Regional community based disaster risk management

STRENGTHENING DISASTER MANAGEMENT IN ASIA
ADPC ©
ADPC ©
ADPC ©
Having already partnered with ADPC in a number of projects in Thailand, the JTI Foundation extended further support - allowing for the development of a regional program.
jti foundation allocation
CHF 577,730
timeline
2014 - 2016
implementing partner
The Asian Disaster Preparedness Center

The Asian Disaster Preparedness Centre (ADPC) is a non-governmental organization specialized in working with communities to develop locally relevant projects that will improve their preparedness for a range of natural disasters; and to help those communities to respond to them more effectively.

Having already partnered with ADPC in several projects to improve the resilience of communities and small enterprises in Thailand, we have decided to extend our support to ADPC for a project that will be implemented regionally.

Through this latest initiative, ADPC will enhance community-based disaster risk management (CBDRM) capacities in five Asian countries: Bhutan, Mongolia, Myanmar, Thailand, and Vietnam.

CBDRM are usually complex projects involving multiple actors, and regional programs still more so. This challenging regional initiative will build capacities of hazard-prone communities in Bhutan, Mongolia, Myanmar, Thailand and Vietnam - enabling them to reduce local disaster risks by designing and implementing CBDRM activities.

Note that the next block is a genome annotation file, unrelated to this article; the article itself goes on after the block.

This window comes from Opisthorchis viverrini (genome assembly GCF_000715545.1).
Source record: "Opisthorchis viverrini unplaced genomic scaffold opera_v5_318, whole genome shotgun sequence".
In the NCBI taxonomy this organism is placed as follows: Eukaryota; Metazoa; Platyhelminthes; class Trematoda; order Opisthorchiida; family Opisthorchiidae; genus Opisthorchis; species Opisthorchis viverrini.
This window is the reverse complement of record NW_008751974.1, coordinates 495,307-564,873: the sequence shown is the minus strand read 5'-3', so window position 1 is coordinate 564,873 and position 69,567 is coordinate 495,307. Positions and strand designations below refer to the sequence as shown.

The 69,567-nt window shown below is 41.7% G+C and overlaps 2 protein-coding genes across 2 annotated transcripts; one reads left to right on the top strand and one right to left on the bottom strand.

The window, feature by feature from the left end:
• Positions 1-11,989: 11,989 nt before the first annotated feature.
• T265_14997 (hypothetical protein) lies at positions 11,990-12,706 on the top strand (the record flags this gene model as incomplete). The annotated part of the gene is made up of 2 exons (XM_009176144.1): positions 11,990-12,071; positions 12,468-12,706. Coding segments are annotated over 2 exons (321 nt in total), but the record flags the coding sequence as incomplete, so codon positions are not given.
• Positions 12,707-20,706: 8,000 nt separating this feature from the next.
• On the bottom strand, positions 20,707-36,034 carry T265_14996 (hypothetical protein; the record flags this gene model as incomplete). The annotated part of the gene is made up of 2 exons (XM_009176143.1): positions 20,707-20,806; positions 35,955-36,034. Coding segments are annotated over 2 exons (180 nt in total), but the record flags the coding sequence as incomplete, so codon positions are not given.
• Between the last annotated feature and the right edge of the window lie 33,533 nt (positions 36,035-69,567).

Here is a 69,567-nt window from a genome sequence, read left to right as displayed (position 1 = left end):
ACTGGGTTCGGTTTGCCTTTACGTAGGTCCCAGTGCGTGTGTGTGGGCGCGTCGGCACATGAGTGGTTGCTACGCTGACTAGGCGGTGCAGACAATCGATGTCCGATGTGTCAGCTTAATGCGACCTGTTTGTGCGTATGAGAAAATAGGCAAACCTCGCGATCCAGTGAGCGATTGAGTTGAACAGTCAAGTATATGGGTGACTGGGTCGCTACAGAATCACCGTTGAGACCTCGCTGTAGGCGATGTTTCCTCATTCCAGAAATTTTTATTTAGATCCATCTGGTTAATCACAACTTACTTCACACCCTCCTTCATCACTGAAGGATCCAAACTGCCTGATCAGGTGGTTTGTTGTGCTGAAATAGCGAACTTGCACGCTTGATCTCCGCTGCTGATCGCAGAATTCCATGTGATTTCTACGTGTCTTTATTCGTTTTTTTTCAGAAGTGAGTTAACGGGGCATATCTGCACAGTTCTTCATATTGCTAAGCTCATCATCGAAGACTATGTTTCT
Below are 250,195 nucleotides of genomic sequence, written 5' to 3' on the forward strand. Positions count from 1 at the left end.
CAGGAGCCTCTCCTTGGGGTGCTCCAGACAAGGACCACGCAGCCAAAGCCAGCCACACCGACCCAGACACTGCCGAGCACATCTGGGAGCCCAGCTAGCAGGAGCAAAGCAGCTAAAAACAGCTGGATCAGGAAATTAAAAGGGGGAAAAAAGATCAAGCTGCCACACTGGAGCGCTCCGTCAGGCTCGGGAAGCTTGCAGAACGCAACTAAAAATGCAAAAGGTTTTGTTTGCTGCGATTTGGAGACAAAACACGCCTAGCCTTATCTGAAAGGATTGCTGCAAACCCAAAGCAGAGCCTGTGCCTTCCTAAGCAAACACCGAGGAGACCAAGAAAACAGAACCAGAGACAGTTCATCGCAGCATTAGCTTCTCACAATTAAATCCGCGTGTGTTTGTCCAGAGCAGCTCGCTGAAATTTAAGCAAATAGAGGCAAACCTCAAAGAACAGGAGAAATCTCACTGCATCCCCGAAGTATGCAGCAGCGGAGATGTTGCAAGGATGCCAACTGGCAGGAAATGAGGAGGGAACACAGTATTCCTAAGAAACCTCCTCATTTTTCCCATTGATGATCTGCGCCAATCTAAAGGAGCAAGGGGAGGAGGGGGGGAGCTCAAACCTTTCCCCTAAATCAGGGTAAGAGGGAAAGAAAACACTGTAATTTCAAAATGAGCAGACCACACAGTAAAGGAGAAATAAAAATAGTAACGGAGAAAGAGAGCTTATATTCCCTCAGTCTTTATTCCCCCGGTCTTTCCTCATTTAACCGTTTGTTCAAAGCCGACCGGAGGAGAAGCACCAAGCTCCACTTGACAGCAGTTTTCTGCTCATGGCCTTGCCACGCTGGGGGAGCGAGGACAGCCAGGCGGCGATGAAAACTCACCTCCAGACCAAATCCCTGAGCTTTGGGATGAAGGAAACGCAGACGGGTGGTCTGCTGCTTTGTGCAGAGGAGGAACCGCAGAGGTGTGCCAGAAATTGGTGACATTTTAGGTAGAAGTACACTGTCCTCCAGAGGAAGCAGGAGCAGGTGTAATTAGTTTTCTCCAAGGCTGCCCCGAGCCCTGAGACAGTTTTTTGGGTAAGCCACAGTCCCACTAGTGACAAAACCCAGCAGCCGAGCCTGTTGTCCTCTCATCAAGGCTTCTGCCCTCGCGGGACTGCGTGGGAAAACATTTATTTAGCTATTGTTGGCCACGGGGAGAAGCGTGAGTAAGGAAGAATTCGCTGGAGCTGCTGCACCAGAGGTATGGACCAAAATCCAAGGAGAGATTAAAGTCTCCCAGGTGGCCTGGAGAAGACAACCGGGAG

This project also aims to utilize CBDRM outputs, such as risk assessment plans, and integrate them into the ongoing local processes for the long-term sustainability of these communities. Finally, the project will enhance the technical capacities of local government officials enabling them to include CBDRM techniques and learnings into their annual and long-term development plans.

ADPC has been working in disaster management in Asia for nearly three decades, and is using this experience to implement a regional CBDRM program drawing together communities, and local and regional authorities on a wider scale.

ADPC estimates that around 70,000 people in 20 communities across the five countries will benefit directly from the project.

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